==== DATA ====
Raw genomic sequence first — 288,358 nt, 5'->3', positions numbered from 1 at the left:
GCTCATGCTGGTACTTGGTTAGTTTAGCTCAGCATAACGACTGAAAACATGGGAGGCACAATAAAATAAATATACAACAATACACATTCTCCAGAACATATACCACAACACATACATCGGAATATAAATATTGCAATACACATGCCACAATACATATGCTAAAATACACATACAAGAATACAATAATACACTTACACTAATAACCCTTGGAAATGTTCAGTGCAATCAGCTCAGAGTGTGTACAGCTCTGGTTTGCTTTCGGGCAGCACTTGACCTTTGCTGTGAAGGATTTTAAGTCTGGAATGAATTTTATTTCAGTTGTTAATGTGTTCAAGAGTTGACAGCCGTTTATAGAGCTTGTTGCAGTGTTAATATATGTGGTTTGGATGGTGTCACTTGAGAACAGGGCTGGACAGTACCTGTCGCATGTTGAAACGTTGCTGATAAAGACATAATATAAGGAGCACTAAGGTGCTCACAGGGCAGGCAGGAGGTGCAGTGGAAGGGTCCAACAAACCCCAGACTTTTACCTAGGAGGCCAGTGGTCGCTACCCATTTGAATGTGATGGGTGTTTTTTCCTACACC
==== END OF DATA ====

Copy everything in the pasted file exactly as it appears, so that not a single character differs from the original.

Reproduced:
Raw genomic sequence first — 288,358 nt, 5'->3', positions numbered from 1 at the left:
GCTCATGCTGGTACTTGGTTAGTTTAGCTCAGCATAACGACTGAAAACATGGGAGGCACAATAAAATAAATATACAACAATACACATTCTCCAGAACATATACCACAACACATACATCGGAATATAAATATTGCAATACACATGCCACAATACATATGCTAAAATACACATACAAGAATACAATAATACACTTACACTAATAACCCTTGGAAATGTTCAGTGCAATCAGCTCAGAGTGTGTACAGCTCTGGTTTGCTTTCGGGCAGCACTTGACCTTTGCTGTGAAGGATTTTAAGTCTGGAATGAATTTTATTTCAGTTGTTAATGTGTTCAAGAGTTGACAGCCGTTTATAGAGCTTGTTGCAGTGTTAATATATGTGGTTTGGATGGTGTCACTTGAGAACAGGGCTGGACAGTACCTGTCGCATGTTGAAACGTTGCTGATAAAGACATAATATAAGGAGCACTAAGGTGCTCACAGGGCAGGCAGGAGGTGCAGTGGAAGGGTCCAACAAACCCCAGACTTTTACCTAGGAGGCCAGTGGTCGCTACCCATTTGAATGTGATGGGTGTTTTTTCCTACACC